The first athletes to wear the "I Can't Breathe" T-shirts were NBA basketball players. Kobe Bryant, Derek Rose and LeBron James, among others, gained national attention for wearing the shirts during pre-game warmups to protest a grand jury decision not to indict a New York Police Department officer involved in the death of Eric Garner.
"I can't breathe" were the last words from Garner before he died while being put in a chokehold. It was caught on video.
The t-shirt protest quickly spread to other players in other leagues.
This weekend, the phenomenon hit the high school level, when two teams were disqualified from a basketball tournament in California for wearing 'I Can't Breathe" T-shirts.
The boys and girls varsity basketball teams from Mendocino High School (California) were disinvited from the tournament, which started Monday at Fort Bragg High, because of concerns players would wear the controversial T-shirts.
According to the Associated Press, Mendocino district superintendent Jason Morse said the boys team was reinstated after all but one player agreed not to wear the shirts anywhere on campus.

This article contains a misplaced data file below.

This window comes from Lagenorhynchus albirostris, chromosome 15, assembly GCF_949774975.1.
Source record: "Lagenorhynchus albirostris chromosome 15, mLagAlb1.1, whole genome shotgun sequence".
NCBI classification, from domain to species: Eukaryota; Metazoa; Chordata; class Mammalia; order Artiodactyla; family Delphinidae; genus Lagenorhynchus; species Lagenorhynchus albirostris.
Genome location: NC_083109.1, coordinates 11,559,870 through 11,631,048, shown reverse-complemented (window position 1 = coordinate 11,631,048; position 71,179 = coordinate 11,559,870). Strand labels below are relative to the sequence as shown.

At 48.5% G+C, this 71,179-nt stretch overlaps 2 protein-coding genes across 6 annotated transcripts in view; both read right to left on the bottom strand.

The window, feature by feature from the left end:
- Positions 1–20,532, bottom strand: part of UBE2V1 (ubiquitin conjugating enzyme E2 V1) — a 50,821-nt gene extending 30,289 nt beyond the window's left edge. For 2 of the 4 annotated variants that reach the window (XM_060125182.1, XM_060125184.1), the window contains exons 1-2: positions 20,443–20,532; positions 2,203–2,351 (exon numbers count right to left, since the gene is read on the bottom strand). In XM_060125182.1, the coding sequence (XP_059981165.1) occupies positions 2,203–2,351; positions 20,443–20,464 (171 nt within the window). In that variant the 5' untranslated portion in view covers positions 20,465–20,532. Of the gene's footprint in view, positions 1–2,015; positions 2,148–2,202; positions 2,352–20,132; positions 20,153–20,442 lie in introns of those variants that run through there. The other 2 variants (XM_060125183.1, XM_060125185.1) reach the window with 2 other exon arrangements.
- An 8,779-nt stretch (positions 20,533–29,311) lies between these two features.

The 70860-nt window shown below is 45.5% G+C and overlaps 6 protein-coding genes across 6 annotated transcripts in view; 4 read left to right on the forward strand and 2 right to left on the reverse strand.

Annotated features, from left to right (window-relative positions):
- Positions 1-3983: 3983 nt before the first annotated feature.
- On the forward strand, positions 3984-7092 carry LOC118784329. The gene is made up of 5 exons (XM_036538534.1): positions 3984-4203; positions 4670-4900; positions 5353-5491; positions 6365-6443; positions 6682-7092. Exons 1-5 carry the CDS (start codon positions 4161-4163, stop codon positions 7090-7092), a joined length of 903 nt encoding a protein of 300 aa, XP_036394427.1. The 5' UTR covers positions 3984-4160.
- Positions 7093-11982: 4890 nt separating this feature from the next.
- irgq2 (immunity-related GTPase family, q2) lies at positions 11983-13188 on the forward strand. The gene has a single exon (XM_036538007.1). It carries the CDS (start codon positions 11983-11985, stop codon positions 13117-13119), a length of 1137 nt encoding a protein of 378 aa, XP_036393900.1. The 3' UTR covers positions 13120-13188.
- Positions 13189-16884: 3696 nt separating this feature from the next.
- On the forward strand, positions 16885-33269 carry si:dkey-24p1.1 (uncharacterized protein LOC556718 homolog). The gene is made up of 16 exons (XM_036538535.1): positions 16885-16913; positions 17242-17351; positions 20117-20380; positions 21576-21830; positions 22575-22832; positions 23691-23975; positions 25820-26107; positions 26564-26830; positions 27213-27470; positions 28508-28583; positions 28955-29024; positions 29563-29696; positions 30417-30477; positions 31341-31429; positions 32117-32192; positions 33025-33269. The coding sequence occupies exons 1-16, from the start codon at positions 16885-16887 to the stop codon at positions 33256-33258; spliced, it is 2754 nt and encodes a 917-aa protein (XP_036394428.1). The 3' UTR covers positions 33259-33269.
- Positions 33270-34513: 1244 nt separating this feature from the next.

However, that was not the case for the Mendocino girls team. When not enough players agreed to the terms the tournament officials had laid down, the team was disinvited.
MHS and Fort Bragg played each other in a regular season game Dec. 16. That was when the players first wore the "I Can't Breathe" T-shirts. Mendocino also wore them at two other tournaments, without incident.
However, Fort Bragg officials didn't want to take any chances on their home court.
"To protect the safety and well-being of all tournament participants it is necessary to ensure that all political statements and or protests are kept away from this tournament," Fort Bragg Principal Rebecca Walker said in a statement in the Press Democrat. "We are a small school district that simply does not have the resources to ensure the safety and well-being of our staff, students and guests at the tournament should someone get upset and choose to act out."
The only player on the boys team who refused to abide by the no T-shirt rule was 16-year Connor Woods, who will sit out the three-day tournament.
According to MSN.com, Woods' father, Marc Woods, took the issue to the American Civil Liberties Union, claiming it has become a freedom of speech issue.